Interdisciplinary product development methods to create an air-care product with triple-bottom line sustainability

Procter & Gamble

  • Integrated Product Development course at Carnegie Mellon
  • Developed product to protect commuters from degrading urban air quality
  • Performed primary research with users in multiple transit systems
  • Led interdisciplinary team during design phase
  • Presented to P&G executives

Proctor and Gamble asked our team to think about transforming the air care category in a way that incorporated the company's sustainability goals throughout the process. We followed an integrated product development approach outlined in Creating Breakthrough Products by Craig Vogel and Jonathan Cagan, one of our professors.

SET Factors

This method of trend categorization helps brainstorm new product opportunities

We researched macro social, economic, and technological trends as well as P&G's core competencies and values to identify an area of opportunity for new product development. We found that public transit ridership in the US is at the highest it has been in 50 years, likely driven by the economic recession and growing urbanization of the country. This congestion has come with a deterioration in air quality, among other things. From these findings, we focused our scope on the opportunity to create a portable product that allowed individuals to control the quality of the air in their immediate vicinity as they experienced varying environmental conditions throughout the day.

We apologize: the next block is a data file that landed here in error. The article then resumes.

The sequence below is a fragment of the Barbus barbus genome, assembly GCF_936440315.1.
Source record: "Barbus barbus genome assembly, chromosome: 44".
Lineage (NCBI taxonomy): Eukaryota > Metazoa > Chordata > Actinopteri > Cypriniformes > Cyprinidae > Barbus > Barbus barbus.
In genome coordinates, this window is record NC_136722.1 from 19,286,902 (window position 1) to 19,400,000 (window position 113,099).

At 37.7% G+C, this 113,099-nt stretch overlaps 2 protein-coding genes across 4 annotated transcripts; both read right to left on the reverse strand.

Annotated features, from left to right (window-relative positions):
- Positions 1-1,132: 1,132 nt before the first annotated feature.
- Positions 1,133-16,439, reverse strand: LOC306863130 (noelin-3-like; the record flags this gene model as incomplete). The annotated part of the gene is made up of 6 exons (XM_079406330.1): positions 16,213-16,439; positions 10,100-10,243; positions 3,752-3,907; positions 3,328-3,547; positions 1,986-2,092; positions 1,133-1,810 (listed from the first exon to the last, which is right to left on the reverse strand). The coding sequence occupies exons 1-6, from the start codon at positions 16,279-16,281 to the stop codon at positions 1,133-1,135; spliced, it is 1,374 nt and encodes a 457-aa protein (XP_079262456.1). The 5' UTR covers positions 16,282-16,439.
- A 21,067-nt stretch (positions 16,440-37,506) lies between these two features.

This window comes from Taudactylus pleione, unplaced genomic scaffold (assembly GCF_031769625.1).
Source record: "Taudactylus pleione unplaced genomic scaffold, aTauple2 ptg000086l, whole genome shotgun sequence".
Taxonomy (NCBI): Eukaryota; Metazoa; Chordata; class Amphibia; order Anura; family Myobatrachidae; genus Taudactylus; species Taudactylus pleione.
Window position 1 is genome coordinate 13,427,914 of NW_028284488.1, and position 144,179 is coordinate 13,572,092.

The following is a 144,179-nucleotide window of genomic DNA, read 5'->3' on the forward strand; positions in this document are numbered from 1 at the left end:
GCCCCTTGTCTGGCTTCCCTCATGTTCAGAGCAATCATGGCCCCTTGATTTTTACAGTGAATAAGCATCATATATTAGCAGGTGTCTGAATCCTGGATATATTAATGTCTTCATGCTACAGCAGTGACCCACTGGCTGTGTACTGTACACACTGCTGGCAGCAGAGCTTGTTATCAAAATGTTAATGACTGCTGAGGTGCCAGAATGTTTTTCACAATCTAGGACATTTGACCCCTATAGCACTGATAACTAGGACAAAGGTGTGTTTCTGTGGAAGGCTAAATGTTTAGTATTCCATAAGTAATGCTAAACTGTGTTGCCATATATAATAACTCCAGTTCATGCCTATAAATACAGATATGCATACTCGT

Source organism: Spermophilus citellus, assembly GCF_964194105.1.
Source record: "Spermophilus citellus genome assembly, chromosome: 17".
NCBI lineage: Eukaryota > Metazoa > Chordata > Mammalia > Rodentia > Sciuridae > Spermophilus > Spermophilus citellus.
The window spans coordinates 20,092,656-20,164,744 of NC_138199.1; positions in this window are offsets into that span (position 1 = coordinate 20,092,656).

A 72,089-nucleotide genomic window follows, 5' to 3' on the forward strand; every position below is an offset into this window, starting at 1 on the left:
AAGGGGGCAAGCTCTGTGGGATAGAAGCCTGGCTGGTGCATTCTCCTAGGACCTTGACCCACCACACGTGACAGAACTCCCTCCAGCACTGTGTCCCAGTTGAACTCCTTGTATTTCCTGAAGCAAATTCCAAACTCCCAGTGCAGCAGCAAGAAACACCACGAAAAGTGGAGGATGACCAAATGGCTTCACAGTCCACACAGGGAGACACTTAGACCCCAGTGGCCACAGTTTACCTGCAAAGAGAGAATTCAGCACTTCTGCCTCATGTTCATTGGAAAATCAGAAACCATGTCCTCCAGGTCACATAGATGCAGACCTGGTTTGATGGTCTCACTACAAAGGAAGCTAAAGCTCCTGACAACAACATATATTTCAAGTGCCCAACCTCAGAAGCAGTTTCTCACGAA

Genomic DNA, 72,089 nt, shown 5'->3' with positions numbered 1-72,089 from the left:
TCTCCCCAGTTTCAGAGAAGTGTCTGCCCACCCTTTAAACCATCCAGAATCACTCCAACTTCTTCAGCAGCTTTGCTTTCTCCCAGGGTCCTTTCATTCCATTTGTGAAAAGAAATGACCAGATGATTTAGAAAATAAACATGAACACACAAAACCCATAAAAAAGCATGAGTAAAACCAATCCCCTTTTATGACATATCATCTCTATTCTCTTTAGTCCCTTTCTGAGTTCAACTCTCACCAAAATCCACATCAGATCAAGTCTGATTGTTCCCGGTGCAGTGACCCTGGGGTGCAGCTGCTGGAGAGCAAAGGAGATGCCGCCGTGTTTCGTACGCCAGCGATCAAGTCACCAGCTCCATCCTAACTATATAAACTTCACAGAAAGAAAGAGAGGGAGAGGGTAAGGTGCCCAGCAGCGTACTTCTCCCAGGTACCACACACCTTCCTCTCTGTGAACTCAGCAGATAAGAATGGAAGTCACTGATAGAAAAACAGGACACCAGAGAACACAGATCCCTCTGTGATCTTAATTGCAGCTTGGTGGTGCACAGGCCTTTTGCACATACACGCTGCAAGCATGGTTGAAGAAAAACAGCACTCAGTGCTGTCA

Air vent in New York subway system

This still frame from our research video highlights the severity of the air quality around public transit systems

Product positioning

We held in–person interviews and an electronic survey about air care, then asked 10 folks to record daily logs of their are care experience throughout the day. We found that users expect air care products to eliminate odors while also providing health benefits. Specifically, people pointed to other people's personal odors and cigarette smoke were the worst air–offenders and that the biggest difficulty with odors were on public transportation and while moving throughout the city.

With this information in hand, I led the team through concept generation methods. We went through 4 rounds of generating product concepts and then testing those concepts with users. Sketches and prototypes were lo–fi at first for the interdisciplinary team to generate ideas quickly. As rounds of testing went on, the designers and engineers worked together to build higher fidelity form models and functional prototypes.

The team's concept board

Team members from all backgrounds brainstormed and sketched product concepts. Favorites were preserved on this concept board for reference.


We created rough physical models of each concept

In context research

We took our prototypes into the field to test our ideas with real users

In the final phase we worked to specify the characteristics of our final product concept. We took our models on the road to test in the New York City subway system and the Chicago El. We built CAD models to visually communicate our concept, manufacturing plans to prove feasibility, and held a conjoint survey along with qualitative field research to decide on the specific, final features of the product. The team's MBAs led us through a sensitivity analysis, cost and revenue estimates, then estimated the project's net present value. We presented our final product concept to a team of P&G executives.

CAD model by Christian Park, Graphics by Alejandra Rodriguez-Gitler

Packaging rendering

Photo by Doug Mahoney
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